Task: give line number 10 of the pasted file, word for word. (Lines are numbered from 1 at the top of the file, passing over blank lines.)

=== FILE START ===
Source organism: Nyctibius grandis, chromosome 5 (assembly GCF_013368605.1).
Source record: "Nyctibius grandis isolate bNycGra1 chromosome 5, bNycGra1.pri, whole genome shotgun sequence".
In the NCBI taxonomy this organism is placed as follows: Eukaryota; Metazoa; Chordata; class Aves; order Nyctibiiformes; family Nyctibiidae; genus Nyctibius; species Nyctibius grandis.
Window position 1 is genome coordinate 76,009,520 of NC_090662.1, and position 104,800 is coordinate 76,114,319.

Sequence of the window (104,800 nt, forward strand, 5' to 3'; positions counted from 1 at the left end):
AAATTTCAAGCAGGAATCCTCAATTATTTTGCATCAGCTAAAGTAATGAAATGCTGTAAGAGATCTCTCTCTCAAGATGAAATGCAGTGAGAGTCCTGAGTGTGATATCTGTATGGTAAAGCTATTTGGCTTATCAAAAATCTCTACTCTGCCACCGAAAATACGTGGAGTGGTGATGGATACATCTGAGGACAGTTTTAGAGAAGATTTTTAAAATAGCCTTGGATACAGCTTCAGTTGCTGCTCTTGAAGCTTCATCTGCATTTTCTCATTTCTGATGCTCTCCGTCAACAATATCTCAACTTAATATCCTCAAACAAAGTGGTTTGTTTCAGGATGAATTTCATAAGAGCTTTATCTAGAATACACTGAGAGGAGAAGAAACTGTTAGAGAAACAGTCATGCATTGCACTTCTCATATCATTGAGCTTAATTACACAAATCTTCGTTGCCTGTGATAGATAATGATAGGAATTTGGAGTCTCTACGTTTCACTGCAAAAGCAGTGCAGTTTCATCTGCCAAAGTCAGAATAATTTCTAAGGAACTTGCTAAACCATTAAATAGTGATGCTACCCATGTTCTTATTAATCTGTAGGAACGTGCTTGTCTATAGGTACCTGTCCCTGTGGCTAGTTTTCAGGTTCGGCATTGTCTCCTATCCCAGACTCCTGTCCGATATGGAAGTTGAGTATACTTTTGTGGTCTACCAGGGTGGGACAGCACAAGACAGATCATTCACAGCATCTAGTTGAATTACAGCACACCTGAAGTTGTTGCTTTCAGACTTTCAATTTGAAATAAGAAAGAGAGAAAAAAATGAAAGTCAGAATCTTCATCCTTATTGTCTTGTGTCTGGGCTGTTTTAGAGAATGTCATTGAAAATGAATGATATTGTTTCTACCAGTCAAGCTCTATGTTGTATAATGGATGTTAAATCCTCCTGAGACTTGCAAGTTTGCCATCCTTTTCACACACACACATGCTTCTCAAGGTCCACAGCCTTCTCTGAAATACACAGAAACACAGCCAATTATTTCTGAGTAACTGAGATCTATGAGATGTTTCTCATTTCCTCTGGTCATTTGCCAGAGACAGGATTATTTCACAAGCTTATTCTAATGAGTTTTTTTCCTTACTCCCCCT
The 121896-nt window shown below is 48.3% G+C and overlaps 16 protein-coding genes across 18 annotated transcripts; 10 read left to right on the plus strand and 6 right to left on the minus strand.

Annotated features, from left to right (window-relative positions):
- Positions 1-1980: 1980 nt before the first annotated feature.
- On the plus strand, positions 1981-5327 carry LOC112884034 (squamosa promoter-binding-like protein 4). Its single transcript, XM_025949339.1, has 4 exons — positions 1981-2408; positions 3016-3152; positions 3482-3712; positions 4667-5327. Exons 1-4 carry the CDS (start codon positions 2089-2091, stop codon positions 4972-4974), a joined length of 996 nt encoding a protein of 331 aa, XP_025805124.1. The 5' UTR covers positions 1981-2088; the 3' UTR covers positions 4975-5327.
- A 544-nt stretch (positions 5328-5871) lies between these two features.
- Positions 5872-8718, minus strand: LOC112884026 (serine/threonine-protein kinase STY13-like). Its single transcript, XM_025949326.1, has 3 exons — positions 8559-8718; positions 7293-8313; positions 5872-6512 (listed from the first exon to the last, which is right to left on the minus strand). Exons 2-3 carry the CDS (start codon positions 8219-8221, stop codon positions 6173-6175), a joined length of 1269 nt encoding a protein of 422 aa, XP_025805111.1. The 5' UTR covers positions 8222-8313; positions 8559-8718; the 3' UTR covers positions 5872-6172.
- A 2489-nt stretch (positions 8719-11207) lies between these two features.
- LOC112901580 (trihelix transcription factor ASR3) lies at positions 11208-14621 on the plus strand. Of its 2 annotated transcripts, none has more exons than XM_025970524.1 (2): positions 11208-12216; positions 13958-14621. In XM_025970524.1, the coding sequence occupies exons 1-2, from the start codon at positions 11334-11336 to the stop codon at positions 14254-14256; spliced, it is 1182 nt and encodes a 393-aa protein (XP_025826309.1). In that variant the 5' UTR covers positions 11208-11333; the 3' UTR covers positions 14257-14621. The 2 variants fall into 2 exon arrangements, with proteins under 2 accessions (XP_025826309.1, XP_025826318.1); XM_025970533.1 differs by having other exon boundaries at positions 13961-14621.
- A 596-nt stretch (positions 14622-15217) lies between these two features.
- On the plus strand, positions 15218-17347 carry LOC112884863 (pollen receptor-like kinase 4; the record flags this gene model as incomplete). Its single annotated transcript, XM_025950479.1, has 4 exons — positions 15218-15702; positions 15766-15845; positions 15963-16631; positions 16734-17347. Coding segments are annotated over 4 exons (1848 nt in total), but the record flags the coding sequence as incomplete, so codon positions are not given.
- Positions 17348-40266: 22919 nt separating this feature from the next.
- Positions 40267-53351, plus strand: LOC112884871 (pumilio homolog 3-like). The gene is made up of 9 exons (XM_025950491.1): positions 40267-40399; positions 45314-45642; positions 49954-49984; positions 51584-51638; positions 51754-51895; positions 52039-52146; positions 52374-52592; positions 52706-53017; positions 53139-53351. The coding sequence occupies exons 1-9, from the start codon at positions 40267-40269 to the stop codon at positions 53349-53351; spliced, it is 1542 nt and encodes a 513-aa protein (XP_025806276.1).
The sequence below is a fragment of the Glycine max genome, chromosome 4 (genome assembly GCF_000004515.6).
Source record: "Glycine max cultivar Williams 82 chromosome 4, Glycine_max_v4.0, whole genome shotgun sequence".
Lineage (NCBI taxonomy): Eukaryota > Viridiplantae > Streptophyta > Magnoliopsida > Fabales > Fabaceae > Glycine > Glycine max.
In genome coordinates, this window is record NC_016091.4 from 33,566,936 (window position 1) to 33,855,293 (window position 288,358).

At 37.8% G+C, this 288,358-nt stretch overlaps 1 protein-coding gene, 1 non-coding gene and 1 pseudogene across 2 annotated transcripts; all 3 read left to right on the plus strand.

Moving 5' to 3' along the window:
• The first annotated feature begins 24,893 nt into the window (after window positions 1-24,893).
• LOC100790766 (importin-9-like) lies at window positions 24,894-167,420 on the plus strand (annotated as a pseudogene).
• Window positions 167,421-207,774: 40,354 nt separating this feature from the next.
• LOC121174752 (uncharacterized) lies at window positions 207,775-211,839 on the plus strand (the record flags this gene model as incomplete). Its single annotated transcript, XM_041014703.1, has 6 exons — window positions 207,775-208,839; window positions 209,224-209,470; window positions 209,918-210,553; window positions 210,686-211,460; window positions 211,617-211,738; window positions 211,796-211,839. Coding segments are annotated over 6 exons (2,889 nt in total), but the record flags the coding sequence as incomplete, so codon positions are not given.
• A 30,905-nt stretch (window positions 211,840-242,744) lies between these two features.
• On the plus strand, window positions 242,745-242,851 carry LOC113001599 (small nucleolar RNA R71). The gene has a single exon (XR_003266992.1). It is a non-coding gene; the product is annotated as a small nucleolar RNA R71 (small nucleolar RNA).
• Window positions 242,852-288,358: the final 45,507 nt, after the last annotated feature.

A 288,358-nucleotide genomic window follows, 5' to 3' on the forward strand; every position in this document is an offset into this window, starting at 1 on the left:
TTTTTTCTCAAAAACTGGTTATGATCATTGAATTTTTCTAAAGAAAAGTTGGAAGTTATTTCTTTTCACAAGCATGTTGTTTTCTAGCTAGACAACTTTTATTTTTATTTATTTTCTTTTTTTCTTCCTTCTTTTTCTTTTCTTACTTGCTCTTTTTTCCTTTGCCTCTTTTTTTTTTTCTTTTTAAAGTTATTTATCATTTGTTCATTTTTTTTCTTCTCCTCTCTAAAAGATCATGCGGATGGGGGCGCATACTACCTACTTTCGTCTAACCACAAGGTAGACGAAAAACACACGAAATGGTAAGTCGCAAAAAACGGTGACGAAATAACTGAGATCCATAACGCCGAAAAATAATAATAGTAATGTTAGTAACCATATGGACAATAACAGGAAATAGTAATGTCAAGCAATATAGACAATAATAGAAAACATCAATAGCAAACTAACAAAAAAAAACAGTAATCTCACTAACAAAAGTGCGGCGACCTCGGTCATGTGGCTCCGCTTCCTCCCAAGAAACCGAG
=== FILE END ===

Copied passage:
- On the plus strand, positions 1981-5327 carry LOC112884034 (squamosa promoter-binding-like protein 4). Its single transcript, XM_025949339.1, has 4 exons — positions 1981-2408; positions 3016-3152; positions 3482-3712; positions 4667-5327. Exons 1-4 carry the CDS (start codon positions 2089-2091, stop codon positions 4972-4974), a joined length of 996 nt encoding a protein of 331 aa, XP_025805124.1. The 5' UTR covers positions 1981-2088; the 3' UTR covers positions 4975-5327.